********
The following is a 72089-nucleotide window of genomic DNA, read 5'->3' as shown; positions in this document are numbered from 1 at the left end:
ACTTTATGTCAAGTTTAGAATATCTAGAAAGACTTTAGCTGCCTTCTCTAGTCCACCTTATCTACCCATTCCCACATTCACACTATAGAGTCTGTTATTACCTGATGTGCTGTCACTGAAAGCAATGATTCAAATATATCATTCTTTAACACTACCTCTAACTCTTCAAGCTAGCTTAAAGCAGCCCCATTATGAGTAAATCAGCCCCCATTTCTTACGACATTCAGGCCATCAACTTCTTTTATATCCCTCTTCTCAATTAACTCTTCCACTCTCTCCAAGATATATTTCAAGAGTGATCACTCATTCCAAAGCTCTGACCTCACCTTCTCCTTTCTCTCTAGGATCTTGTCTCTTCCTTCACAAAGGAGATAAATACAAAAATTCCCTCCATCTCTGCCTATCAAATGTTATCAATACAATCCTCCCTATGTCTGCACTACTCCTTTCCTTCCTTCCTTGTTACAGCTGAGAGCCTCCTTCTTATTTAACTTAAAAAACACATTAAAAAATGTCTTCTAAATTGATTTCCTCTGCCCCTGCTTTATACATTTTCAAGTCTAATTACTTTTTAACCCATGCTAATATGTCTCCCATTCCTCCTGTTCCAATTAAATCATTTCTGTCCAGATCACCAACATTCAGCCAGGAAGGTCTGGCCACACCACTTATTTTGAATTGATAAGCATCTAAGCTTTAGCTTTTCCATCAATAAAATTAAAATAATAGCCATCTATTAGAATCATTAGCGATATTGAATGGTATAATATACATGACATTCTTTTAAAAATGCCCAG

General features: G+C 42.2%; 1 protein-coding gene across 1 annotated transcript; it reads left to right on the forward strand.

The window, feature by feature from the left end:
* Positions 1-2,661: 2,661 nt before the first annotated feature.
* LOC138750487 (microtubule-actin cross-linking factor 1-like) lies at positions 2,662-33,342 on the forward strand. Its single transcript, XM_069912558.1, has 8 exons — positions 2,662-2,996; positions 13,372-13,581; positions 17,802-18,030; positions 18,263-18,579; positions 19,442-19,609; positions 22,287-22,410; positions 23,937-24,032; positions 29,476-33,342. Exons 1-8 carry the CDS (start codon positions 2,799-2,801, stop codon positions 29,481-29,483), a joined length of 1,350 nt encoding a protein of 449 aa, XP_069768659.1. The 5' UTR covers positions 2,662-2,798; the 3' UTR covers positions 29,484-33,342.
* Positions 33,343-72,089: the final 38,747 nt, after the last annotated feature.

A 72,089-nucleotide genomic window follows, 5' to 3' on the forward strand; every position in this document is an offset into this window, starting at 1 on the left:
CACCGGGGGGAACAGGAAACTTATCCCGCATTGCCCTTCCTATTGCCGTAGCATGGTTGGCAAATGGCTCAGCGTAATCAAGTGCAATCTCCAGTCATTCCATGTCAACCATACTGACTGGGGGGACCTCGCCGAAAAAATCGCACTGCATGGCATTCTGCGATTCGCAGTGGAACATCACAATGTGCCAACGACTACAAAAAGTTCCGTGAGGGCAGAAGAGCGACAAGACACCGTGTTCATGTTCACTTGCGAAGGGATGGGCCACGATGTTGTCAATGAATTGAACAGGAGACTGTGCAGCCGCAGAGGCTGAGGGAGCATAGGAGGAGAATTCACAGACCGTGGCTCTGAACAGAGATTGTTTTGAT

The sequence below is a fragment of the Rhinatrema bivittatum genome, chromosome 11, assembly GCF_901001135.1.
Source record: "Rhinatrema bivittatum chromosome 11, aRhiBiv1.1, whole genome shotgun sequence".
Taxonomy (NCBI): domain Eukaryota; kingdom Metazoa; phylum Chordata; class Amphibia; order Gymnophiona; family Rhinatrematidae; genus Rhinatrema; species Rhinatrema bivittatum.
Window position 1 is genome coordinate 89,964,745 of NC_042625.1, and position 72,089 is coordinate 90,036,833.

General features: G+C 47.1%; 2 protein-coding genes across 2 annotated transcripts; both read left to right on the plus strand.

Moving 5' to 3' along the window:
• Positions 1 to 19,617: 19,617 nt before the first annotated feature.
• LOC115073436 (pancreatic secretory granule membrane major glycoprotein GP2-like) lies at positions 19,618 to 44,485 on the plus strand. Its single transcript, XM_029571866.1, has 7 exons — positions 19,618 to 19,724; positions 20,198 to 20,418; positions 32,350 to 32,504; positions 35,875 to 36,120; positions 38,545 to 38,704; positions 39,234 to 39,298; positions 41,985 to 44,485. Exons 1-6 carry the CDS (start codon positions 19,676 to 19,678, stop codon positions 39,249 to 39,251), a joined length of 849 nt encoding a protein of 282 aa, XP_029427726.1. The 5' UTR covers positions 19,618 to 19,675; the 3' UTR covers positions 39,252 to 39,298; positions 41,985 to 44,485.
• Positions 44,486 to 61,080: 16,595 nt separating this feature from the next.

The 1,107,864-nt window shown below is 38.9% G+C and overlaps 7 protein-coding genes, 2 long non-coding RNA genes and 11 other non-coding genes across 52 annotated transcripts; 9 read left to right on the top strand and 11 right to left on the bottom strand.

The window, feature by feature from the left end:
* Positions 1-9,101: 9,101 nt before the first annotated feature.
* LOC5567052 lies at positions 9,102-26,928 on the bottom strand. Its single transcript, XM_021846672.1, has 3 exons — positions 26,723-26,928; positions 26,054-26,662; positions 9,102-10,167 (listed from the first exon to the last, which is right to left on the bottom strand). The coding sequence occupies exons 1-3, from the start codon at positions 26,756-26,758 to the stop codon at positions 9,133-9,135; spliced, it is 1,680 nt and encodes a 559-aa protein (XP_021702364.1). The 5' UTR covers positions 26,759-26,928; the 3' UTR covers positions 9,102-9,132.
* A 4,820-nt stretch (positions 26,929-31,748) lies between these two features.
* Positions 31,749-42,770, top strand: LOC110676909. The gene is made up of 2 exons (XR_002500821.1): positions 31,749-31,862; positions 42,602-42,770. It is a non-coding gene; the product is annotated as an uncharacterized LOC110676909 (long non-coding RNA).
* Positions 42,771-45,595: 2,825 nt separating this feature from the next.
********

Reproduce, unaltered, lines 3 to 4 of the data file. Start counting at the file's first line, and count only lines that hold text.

General features: G+C 42.2%; 1 protein-coding gene across 1 annotated transcript; it reads left to right on the forward strand.

The window, feature by feature from the left end: